Google Books is an excellent source to get free PDF for many books, and some magazines, from before 1923. (Anything published in 1922 or earlier is in the public domain in the U.S.) Google Books also lets you view, but not print, some pages of more recent books that are still in copyright, and this has created controversy; but I won’t go into that here.
From the Advanced Book Search page, you can limit your search to “Full view” books and magazines, and search by title, author, date, or even a phrase in the book (use the “Exact phrase” box for that).
Many research libraries have made rare books available for scanning, and I have found some unusual items in Google Books. In one case, I found a printed rehearsal script of an 1894 play that included material cut before the opening. I contacted an expert on the playwright, who told me that he had seen this in a museum, but had been unable to get a copy.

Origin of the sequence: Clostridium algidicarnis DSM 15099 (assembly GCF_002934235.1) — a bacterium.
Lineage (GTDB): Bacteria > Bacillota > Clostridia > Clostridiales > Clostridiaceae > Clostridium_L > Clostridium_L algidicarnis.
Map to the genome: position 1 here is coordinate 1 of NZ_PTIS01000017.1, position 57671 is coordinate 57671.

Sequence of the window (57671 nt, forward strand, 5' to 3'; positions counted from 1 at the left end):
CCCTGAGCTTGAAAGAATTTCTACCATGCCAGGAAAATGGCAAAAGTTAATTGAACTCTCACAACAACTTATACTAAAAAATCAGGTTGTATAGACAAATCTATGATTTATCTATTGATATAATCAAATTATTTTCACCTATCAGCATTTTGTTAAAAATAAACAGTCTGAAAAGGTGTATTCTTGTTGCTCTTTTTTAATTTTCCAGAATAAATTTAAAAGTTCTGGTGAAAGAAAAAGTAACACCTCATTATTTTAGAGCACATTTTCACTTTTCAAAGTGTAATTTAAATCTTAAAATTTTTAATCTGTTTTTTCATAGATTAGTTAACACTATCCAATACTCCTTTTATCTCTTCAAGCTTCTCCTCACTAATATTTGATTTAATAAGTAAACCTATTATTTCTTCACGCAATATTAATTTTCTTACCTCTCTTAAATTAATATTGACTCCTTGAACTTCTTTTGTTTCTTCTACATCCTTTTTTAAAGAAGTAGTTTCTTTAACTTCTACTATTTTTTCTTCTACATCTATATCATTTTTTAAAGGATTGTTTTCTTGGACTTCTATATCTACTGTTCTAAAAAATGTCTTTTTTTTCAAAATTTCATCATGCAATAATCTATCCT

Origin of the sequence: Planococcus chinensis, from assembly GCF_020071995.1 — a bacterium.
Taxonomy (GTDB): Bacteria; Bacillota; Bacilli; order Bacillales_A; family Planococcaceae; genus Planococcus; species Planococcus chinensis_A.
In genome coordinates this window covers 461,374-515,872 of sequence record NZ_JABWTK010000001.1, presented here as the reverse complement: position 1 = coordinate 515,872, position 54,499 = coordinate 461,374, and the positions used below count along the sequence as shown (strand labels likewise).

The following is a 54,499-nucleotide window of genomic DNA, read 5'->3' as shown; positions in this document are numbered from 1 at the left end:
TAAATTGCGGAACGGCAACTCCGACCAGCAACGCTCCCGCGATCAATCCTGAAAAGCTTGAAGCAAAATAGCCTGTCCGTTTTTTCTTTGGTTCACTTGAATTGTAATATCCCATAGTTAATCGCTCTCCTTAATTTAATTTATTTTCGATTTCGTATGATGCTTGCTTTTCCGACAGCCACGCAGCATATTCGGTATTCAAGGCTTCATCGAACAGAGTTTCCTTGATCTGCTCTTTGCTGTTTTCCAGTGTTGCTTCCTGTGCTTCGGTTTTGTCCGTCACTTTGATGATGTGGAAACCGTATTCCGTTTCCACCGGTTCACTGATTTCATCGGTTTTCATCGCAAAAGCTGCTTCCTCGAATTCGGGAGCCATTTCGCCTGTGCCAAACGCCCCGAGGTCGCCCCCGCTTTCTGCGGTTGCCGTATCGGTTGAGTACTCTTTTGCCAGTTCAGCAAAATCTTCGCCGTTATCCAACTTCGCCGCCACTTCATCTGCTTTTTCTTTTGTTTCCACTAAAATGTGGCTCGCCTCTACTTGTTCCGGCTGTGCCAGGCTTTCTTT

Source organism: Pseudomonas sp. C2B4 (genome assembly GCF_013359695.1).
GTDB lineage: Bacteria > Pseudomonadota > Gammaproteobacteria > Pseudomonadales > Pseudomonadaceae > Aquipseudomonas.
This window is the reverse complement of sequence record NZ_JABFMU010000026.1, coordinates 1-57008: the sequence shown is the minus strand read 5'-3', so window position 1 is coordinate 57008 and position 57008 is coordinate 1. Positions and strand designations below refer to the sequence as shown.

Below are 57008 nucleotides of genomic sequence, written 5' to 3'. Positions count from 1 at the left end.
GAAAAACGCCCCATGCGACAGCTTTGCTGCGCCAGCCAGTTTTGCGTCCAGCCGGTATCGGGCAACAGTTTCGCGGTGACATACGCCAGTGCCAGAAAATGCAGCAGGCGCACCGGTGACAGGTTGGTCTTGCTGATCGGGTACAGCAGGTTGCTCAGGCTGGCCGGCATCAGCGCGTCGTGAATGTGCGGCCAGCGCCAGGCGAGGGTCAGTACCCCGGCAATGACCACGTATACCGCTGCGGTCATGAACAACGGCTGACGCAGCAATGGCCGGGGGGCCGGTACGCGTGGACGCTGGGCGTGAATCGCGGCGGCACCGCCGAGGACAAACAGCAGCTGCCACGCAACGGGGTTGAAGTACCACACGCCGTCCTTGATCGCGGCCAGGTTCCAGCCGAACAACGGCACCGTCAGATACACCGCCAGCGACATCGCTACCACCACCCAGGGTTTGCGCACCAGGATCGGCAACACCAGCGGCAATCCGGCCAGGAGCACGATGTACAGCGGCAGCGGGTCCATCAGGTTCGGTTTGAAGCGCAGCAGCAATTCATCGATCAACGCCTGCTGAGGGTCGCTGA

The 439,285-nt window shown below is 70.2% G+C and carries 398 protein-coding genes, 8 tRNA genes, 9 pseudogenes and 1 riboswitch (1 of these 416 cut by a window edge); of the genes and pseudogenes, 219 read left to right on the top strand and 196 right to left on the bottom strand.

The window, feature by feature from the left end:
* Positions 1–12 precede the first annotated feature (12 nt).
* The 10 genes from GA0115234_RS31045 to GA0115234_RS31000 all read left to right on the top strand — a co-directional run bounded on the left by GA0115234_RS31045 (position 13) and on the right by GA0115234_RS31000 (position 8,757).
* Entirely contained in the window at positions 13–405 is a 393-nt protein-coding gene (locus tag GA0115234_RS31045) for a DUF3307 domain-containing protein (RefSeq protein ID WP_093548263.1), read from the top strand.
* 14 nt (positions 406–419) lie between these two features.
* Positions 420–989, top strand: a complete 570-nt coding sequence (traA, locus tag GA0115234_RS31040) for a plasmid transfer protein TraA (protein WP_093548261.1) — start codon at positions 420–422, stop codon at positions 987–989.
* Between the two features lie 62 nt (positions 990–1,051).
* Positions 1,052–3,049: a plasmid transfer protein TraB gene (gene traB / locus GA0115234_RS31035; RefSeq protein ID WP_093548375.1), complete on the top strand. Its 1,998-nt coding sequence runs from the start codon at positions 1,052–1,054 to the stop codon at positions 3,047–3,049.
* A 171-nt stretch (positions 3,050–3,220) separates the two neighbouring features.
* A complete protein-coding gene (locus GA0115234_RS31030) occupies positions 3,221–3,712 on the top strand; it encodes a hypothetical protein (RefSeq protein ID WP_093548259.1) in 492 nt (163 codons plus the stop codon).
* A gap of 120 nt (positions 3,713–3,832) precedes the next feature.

Google Books is especially exciting for librarians. In addition to finding answers to research questions, I’ve been able to “fill” several interlibrary loan requests for books from the early 1800’s (and even 1700’s) by providing patrons with links to the books they want. One patron wanted an 1850 book that no library in the US owns; it’s apparently available only at three libraries in the UK … and in Google Books.